Dear Dinosaur: During public comment at a virtual meeting, one citizen was making blasphemous comments about another citizen in attendance, was escalating in emotion, and calling him names and added a few cuss words. Then he pulls out pictures and past memos, etc. I’m clear about allowing the citizen his freedom of speech. He can rant and rave all he wants on any topic, but when it gets personal, do we have the right or obligation to ask the ranting citizen to calm down and speak respectfully? If ignored, can we mute the citizen until he can calm down, and if not, eject from the meeting?
Answer: The courts have found that local government bodies may regulate the time, place, and manner of public comment sessions during their meetings, as long as the regulations are viewpoint-neutral. It is reasonable for a council to require that comment be relevant to the work of the body. Such a policy should be in writing and should be clearly stated before the comment session begins.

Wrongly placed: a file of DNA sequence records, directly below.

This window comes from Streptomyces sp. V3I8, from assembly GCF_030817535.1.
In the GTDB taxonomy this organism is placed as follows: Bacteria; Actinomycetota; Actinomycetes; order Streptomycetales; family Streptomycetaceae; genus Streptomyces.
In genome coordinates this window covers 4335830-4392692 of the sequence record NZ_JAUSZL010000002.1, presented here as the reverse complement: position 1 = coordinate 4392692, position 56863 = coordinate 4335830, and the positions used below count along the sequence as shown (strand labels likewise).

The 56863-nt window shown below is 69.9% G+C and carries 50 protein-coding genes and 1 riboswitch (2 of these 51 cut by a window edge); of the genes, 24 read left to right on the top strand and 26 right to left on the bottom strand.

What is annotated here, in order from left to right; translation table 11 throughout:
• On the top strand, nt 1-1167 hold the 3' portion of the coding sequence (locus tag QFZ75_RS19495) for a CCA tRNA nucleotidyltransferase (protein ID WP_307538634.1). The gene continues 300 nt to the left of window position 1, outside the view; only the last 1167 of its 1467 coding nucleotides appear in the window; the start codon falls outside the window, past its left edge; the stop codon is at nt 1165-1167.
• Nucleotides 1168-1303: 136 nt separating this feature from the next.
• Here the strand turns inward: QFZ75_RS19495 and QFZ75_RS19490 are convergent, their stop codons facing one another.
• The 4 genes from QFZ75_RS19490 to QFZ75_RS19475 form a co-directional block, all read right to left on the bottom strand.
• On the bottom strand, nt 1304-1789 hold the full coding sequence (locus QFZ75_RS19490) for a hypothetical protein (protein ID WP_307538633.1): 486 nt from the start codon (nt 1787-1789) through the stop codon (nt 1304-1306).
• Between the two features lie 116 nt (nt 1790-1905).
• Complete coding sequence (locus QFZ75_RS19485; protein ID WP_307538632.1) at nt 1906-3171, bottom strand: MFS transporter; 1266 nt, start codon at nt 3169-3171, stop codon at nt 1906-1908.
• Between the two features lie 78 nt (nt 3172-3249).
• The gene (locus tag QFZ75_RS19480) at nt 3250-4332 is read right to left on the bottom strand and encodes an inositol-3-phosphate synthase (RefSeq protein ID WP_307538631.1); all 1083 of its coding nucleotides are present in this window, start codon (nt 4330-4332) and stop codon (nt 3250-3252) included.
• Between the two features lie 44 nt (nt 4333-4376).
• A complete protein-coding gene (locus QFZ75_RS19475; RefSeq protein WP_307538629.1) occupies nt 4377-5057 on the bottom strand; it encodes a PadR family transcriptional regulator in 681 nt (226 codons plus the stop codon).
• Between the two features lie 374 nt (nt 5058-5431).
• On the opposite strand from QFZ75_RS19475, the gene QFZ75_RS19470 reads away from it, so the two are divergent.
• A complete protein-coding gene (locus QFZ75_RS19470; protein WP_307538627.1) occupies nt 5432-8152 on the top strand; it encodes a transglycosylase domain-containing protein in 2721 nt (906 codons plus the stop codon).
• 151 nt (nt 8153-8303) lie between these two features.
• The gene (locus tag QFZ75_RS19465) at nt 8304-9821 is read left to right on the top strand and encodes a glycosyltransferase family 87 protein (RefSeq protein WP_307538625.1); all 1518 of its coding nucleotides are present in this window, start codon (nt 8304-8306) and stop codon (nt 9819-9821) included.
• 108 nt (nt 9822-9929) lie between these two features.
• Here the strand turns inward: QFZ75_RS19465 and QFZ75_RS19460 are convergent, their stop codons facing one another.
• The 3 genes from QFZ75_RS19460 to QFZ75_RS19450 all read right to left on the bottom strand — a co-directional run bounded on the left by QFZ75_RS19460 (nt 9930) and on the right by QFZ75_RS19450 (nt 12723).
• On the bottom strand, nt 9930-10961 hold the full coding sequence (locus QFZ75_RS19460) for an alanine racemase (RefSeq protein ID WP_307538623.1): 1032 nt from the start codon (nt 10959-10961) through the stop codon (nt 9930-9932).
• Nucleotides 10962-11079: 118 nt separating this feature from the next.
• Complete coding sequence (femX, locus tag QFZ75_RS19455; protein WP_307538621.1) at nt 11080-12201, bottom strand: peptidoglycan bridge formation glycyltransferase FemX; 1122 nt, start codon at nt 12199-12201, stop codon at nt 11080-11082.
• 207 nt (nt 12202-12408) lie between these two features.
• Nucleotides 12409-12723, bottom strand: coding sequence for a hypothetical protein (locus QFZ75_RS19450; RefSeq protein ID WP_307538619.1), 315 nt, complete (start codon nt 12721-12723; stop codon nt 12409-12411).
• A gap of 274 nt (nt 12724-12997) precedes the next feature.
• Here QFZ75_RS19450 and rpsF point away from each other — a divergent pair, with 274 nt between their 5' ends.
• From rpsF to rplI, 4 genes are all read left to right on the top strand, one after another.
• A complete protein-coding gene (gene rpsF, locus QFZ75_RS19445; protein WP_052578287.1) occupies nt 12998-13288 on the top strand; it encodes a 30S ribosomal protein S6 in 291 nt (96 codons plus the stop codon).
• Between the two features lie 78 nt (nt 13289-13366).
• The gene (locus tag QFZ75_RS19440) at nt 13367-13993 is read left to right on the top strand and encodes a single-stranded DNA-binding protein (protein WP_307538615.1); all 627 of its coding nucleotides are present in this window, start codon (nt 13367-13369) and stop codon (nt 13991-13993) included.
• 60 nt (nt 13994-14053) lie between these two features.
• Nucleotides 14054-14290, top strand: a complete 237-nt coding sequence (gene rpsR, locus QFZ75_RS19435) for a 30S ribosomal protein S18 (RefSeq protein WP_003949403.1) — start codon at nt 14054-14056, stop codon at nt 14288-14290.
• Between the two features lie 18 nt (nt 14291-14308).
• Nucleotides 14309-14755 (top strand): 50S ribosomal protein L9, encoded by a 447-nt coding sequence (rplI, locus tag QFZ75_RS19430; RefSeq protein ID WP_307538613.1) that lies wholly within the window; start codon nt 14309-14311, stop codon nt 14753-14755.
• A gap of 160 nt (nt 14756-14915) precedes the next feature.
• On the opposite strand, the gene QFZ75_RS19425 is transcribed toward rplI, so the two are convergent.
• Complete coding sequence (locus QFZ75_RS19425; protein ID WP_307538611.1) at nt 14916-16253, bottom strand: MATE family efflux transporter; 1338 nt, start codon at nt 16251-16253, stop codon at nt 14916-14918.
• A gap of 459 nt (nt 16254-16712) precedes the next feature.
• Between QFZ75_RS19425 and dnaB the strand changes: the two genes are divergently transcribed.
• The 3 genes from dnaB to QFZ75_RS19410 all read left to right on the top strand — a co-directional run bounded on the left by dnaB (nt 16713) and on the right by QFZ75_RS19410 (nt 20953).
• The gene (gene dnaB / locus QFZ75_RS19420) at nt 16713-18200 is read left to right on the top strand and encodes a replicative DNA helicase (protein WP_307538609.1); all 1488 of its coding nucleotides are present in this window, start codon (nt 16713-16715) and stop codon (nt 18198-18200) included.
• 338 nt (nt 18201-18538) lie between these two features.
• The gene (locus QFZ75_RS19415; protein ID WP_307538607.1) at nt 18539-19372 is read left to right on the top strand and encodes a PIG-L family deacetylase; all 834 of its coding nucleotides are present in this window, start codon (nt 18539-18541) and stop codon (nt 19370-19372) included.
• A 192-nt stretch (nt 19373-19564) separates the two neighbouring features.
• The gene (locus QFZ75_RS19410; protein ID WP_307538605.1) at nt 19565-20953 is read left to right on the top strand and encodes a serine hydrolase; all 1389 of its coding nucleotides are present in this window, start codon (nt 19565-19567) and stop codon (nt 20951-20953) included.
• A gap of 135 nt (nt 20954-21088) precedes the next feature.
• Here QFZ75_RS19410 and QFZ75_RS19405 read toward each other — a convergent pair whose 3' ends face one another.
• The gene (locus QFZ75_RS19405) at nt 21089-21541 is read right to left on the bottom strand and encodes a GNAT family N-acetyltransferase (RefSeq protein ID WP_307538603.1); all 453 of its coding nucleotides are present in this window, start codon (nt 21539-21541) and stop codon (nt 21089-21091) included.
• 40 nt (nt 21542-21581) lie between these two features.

In my view, making personal attacks on an individual is not relevant to the body’s work. If that happens and the citizen doesn’t stop on request, you have the right to mute the citizen. Most online platforms make this easy to accomplish. If you can’t mute them, your attorney can advise whether you have the right to eject the citizen from the meeting. As always, nothing in this answer constitutes legal advice.
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Dear Dinosaur provides simple, practical answers to questions about Robert’s Rules and parliamentary procedure. Send your questions to Dear Dinosaur here. Our answers are based on Robert’s Rules of Order, Newly Revised, 12th edition. As always, nothing in this post constitutes legal or business advice. For specific questions, seek a qualified authority.